The WA Court of Appeal has dismissed a taxpayer’s appeal against his arguments about claimed non-effective service of a DPN (director’s penalty notice).

  • A company director was served with a DPN under s 222AOE of the ITAA 1936.
  • The DPN was enclosed in a prepaid letter sent from the ATO in Canberra on 23 August 2006 and the Court said that, at all material times, an ASIC document specified that the director’s place of residence or business was Mindarie, a suburb of Perth.
  • The director claimed the first time he became aware of the existence of the penalty notice was when he received a facsimile transmission from the Commissioner on 1 September 2006.
  • Then on 16 September 2006, he was personally served with a copy of the penalty notice.
  • While the director believed that the Commissioner may have posted the penalty notice to him on 23 August 2006, he claimed did not receive the penalty notice in the mail.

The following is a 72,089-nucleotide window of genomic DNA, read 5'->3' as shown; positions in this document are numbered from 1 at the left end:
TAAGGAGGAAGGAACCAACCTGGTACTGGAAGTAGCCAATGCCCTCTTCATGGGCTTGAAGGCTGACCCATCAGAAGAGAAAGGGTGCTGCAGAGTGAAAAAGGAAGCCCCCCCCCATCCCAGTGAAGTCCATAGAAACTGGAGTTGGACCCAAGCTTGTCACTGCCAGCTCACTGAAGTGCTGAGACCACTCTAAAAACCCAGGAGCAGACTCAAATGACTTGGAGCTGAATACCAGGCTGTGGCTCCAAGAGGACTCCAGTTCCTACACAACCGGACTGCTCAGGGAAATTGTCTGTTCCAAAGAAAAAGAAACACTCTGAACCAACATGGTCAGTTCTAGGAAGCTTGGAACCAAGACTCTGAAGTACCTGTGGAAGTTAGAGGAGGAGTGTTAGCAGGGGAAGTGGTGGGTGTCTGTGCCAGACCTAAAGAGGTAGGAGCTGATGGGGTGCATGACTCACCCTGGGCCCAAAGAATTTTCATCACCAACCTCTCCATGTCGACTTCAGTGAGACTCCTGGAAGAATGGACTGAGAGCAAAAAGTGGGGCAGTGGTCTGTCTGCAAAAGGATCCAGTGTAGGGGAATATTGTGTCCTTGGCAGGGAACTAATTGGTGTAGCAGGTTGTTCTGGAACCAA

• Judgment against the director in default of appearance was given on 21 March 2007.

After reviewing the matter, including the relevant statutory provisions, the meaning of service by post, Australia Post’s statistics of mail deliveries, etc, the Court of Appeal found that the DPN was deemed to have been delivered to the director on or before 28 August 2006.

The administrator was therefore appointed more than 14 days after the DPN was given to the director. Accordingly, the Court said the penalty was not remitted and the amount of it remained a debt due and owing to the Commissioner. The director’s appeal was therefore dismissed.

(Healy v DCT [2015] WASCA 44, WA Court of Appeal, Buss, Newnes and Murphy JJA, 6 March 2015.)

[LTN 45, 9/3/15]